On-location, Douglas and Lancaster often were at odds with one another. While Burt termed the picture as “crock of shit,” and spoke his vapid lines with his eyes on a huge paycheck, Kirk felt obligated to show off his twirling fast draw ability at the drop of a Stetson (a feat he learned from his appearance in King Vidor’s wonderful 1955 western Man Without a Star). After the umpteenth time, in front of gaping autograph seekers, Lancaster curtailed his costar with a brisk snub about his height – at which point Douglas halted and skulked away. Seemingly following Lancaster’s footsteps as a producer/star, journalists inquired if Douglas’ goal was to become Burt Lancaster. “I have enough trouble trying to be Kirk Douglas,” wryly replied the actor born Issur Danielovitch Demsky.

The music, like everything else in GUNFIGHT AT THE O.K. CORRAL, is larger than life. And by that I mean a boisterous, rousing score by Dimitri Tiomkin – with on-going balladeer crooning by the formidable pipes of Frankie Laine. By this time, it was almost a prerequisite to have Laine warble the title tune to a major studio western. His previous endeavors (Saddle Tramp, Blowing Wild, Man Without a Star, 3:10 to Yuma) helped fill dream factory coffers to their brim, as soundtrack albums/singles increasingly became an ancillary necessity to a movie’s success. Mel Brooks saw the connection brilliantly, and, in 1974’s Blazing Saddles, had Laine do a superb satire of big-budget western movie singing. I mention this because for sheer parody not even Brooks’ lyrics can compare to some of those in GUNFIGHT (written by the prolific Ned Washington). This is specifically notable during a segment when Earp and Holliday ride past a graveyard. “Boot Hill, Boot Hill,” begins Laine. “So cold,” he continues as a fawning chorus chimes in “mighty cold, mighty cold.” “So still,” the singer finishes as the accompaniment whispers “mighty still, mighty still.” It’s hilarious…and fantastic.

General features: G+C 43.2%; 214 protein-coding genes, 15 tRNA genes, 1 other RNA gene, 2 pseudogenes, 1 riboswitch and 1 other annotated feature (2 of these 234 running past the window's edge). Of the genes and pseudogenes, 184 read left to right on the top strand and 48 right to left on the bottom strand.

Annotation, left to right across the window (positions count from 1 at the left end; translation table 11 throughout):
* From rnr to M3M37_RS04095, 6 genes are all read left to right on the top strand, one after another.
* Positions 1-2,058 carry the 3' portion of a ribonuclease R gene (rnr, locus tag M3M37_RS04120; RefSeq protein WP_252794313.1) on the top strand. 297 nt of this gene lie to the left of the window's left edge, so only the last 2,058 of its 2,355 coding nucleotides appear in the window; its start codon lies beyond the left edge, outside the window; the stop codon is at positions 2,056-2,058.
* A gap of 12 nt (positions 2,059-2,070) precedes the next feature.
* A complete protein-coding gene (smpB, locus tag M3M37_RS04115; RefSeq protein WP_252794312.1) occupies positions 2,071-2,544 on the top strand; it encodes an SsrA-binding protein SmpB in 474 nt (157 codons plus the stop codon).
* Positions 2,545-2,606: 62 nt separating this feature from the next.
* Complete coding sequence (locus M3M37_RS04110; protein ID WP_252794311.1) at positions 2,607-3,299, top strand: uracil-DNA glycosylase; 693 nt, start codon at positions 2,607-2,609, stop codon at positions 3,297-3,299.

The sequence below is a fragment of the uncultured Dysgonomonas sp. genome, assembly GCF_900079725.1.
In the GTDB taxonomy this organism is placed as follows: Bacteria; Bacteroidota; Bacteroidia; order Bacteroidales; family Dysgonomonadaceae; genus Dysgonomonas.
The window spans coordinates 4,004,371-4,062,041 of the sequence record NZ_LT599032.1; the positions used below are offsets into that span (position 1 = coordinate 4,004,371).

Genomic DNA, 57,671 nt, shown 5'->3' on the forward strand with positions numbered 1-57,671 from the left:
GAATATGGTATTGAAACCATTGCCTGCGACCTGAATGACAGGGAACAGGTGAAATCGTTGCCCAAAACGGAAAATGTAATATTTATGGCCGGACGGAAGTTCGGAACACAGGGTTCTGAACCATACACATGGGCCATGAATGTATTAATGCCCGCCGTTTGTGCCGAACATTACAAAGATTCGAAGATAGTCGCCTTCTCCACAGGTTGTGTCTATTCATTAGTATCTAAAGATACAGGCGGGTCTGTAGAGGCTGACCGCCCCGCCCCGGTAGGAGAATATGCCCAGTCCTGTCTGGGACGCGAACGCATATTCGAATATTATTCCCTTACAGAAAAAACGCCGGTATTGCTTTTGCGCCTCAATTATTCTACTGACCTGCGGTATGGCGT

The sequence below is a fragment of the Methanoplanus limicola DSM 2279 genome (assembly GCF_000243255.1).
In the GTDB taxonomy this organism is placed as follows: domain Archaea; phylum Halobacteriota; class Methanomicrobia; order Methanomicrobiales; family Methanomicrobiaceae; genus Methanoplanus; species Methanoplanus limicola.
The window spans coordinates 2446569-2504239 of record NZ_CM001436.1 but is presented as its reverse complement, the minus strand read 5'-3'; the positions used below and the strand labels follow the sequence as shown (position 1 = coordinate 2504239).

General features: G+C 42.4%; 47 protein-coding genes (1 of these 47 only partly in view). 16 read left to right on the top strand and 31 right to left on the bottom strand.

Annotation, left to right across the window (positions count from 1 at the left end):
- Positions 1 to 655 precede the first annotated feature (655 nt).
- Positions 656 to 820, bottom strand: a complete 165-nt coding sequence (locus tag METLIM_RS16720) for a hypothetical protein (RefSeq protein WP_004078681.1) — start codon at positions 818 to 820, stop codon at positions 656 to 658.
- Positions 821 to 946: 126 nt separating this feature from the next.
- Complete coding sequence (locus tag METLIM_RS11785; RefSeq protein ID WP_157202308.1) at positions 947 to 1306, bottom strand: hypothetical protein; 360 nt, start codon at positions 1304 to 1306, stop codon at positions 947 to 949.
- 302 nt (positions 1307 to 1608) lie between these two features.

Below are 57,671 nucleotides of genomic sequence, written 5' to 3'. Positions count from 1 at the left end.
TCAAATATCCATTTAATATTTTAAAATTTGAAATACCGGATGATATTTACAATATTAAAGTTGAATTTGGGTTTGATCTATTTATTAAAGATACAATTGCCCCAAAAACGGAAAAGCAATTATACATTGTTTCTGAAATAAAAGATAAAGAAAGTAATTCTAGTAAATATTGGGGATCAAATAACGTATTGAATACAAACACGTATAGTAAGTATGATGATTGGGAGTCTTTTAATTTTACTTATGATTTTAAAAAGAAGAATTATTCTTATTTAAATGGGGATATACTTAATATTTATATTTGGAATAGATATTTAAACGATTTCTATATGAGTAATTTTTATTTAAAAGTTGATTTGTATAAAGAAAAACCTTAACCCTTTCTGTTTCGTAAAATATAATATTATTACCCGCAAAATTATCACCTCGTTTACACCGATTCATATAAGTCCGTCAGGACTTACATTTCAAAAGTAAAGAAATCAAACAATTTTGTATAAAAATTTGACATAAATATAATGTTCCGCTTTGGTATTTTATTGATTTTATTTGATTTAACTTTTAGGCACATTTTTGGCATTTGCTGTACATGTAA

Following Wallis’ kitchen sink memo, GUNFIGHT AT THE O.K. CORRAL’s look is of behemoth proportions. The mammoth “feel” of the picture is due to the amazing artistry of the terrific d.p. Charles Lang. His Technicolor work in this movie may be the best of his career (and that’s saying a mouthful).

Lang’s achievements here are partnered by his association with Paramount’s VistaVision, my bid for the best process of all time. In very layman’s terms, what VistaVision was able to do was to accentuate detail to the nth degree – focus as never before possible. This was done by having the film run through the camera horizontally rather than vertically (what became known in the industry as the “lazy 8” system). Unlike CinemaScope, VistaVision’s claim to fame wasn’t shape, but sheer size. By exposing twice the amount of space normally allotted to a 35MM frame, the near-surreal you-are-there result was mind-boggling when witnessed in one of the handful of VistaVision theatres across the country. This wasn’t to slight the regular unfurling in standard nabes and drive-ins (where most folks saw these extraordinary pics); one was essentially seeing 70MM quality in each 35MM frame. The genius cameraman William Daniels once remarked that he mourned the day they discontinued VistaVision.